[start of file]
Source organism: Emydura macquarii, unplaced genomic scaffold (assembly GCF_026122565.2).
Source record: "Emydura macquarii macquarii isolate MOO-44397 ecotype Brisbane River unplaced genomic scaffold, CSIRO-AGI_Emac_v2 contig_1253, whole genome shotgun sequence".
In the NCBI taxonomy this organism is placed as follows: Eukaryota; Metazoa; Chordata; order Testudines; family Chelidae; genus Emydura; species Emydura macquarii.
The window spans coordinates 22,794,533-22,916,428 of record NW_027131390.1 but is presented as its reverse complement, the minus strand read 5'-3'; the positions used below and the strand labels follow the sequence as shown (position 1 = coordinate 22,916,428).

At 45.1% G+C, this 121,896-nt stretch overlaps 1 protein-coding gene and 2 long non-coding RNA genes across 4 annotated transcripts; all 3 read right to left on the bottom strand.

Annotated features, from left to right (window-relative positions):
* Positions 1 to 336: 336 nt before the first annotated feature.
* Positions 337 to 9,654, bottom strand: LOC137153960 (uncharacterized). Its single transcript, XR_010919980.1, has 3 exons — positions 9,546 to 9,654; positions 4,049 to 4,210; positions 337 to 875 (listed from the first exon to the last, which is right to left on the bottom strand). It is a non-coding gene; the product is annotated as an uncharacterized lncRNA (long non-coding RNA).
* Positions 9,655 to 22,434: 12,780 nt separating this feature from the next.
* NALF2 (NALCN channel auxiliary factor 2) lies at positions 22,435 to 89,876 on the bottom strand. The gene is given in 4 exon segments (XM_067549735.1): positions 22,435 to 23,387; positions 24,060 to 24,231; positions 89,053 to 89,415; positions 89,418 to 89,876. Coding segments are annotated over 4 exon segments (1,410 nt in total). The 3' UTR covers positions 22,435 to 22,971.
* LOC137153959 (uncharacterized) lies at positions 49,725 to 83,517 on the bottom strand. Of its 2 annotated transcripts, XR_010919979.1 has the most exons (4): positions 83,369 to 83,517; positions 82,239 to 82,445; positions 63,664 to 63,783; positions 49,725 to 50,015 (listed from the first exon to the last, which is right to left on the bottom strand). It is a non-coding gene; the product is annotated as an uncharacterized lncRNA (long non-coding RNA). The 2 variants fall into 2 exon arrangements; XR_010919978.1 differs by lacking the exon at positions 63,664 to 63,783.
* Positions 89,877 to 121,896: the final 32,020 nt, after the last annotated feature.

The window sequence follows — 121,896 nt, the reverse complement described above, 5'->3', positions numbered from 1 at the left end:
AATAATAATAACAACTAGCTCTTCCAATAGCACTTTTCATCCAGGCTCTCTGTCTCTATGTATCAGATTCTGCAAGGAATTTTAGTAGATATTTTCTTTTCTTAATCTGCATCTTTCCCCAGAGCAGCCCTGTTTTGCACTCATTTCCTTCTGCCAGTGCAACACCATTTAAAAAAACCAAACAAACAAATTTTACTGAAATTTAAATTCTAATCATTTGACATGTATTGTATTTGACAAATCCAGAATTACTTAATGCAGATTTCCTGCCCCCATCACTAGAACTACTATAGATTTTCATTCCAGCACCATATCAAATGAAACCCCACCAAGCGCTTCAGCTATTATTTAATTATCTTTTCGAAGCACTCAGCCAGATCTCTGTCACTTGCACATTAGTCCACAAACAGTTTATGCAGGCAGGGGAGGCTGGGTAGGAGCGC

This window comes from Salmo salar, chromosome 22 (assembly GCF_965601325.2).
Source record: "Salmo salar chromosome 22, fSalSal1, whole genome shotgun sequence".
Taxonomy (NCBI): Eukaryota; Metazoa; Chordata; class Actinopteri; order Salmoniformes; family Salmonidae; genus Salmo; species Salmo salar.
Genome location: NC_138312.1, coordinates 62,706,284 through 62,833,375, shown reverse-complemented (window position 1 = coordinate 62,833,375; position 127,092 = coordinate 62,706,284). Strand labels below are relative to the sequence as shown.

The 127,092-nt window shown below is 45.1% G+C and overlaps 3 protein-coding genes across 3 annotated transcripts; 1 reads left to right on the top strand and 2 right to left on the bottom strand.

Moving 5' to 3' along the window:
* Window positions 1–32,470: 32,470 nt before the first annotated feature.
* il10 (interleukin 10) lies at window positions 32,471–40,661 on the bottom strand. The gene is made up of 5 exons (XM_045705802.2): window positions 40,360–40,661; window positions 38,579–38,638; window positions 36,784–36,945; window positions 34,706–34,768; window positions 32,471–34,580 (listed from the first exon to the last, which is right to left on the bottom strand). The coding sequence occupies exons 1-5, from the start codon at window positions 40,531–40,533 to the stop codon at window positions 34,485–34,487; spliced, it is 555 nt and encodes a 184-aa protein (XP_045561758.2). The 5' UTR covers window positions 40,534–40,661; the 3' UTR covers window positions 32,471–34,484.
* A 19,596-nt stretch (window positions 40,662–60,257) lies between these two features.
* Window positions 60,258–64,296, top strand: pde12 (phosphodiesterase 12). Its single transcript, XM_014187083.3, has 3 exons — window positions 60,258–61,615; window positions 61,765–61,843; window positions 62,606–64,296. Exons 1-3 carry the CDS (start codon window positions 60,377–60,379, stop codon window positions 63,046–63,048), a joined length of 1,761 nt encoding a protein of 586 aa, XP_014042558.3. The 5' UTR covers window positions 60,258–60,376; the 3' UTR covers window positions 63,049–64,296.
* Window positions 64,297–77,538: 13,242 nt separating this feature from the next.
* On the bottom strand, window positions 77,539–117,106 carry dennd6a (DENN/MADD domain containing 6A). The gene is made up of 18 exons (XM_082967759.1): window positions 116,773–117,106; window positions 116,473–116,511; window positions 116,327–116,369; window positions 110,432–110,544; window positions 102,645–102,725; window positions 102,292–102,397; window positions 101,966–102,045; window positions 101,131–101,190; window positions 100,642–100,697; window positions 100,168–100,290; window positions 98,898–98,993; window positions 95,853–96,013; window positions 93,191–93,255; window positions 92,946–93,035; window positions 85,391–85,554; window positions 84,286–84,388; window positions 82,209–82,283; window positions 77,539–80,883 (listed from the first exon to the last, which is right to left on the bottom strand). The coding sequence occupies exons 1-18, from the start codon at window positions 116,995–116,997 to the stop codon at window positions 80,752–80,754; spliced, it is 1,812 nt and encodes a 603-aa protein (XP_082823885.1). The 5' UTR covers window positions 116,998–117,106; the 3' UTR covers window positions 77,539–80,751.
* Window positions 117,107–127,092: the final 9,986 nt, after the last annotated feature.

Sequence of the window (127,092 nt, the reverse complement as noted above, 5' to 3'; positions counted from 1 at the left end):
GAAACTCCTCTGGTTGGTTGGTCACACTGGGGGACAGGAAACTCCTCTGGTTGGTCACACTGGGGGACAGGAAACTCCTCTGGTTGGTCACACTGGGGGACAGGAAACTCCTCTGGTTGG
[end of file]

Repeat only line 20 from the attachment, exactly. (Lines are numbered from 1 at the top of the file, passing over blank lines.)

Moving 5' to 3' along the window: